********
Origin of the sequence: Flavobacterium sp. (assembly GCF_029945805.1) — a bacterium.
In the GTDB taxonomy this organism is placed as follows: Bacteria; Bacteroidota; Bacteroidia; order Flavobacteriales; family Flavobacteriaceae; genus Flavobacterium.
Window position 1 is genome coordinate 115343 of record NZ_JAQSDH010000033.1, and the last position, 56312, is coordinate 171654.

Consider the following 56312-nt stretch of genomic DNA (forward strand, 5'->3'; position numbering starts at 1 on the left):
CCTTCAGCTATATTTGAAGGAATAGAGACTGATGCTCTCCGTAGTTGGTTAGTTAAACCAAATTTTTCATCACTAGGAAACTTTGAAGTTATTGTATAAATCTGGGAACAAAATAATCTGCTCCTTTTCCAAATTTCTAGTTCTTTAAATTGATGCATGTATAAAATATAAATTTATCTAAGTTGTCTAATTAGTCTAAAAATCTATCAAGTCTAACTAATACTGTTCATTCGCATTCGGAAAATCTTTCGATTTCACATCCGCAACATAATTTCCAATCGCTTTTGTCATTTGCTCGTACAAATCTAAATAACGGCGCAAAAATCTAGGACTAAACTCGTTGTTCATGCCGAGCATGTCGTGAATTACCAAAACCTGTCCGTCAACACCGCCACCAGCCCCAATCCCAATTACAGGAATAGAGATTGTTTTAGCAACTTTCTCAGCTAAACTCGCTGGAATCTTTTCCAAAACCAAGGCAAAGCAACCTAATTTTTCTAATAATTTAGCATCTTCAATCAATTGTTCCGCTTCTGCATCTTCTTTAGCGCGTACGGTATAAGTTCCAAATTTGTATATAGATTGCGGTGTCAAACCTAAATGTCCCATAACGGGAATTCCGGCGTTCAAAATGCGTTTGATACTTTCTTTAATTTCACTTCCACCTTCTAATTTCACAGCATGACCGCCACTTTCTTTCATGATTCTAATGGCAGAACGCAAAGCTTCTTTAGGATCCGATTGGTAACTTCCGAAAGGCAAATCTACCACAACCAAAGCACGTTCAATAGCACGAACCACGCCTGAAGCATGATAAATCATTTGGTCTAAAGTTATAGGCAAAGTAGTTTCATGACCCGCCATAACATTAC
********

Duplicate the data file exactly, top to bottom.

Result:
Origin of the sequence: Flavobacterium sp. (assembly GCF_029945805.1) — a bacterium.
In the GTDB taxonomy this organism is placed as follows: Bacteria; Bacteroidota; Bacteroidia; order Flavobacteriales; family Flavobacteriaceae; genus Flavobacterium.
Window position 1 is genome coordinate 115343 of record NZ_JAQSDH010000033.1, and the last position, 56312, is coordinate 171654.

Consider the following 56312-nt stretch of genomic DNA (forward strand, 5'->3'; position numbering starts at 1 on the left):
CCTTCAGCTATATTTGAAGGAATAGAGACTGATGCTCTCCGTAGTTGGTTAGTTAAACCAAATTTTTCATCACTAGGAAACTTTGAAGTTATTGTATAAATCTGGGAACAAAATAATCTGCTCCTTTTCCAAATTTCTAGTTCTTTAAATTGATGCATGTATAAAATATAAATTTATCTAAGTTGTCTAATTAGTCTAAAAATCTATCAAGTCTAACTAATACTGTTCATTCGCATTCGGAAAATCTTTCGATTTCACATCCGCAACATAATTTCCAATCGCTTTTGTCATTTGCTCGTACAAATCTAAATAACGGCGCAAAAATCTAGGACTAAACTCGTTGTTCATGCCGAGCATGTCGTGAATTACCAAAACCTGTCCGTCAACACCGCCACCAGCCCCAATCCCAATTACAGGAATAGAGATTGTTTTAGCAACTTTCTCAGCTAAACTCGCTGGAATCTTTTCCAAAACCAAGGCAAAGCAACCTAATTTTTCTAATAATTTAGCATCTTCAATCAATTGTTCCGCTTCTGCATCTTCTTTAGCGCGTACGGTATAAGTTCCAAATTTGTATATAGATTGCGGTGTCAAACCTAAATGTCCCATAACGGGAATTCCGGCGTTCAAAATGCGTTTGATACTTTCTTTAATTTCACTTCCACCTTCTAATTTCACAGCATGACCGCCACTTTCTTTCATGATTCTAATGGCAGAACGCAAAGCTTCTTTAGGATCCGATTGGTAACTTCCGAAAGGCAAATCTACCACAACCAAAGCACGTTCAATAGCACGAACCACGCCTGAAGCATGATAAATCATTTGGTCTAAAGTTATAGGCAAAGTAGTTTCATGACCCGCCATAACATTAC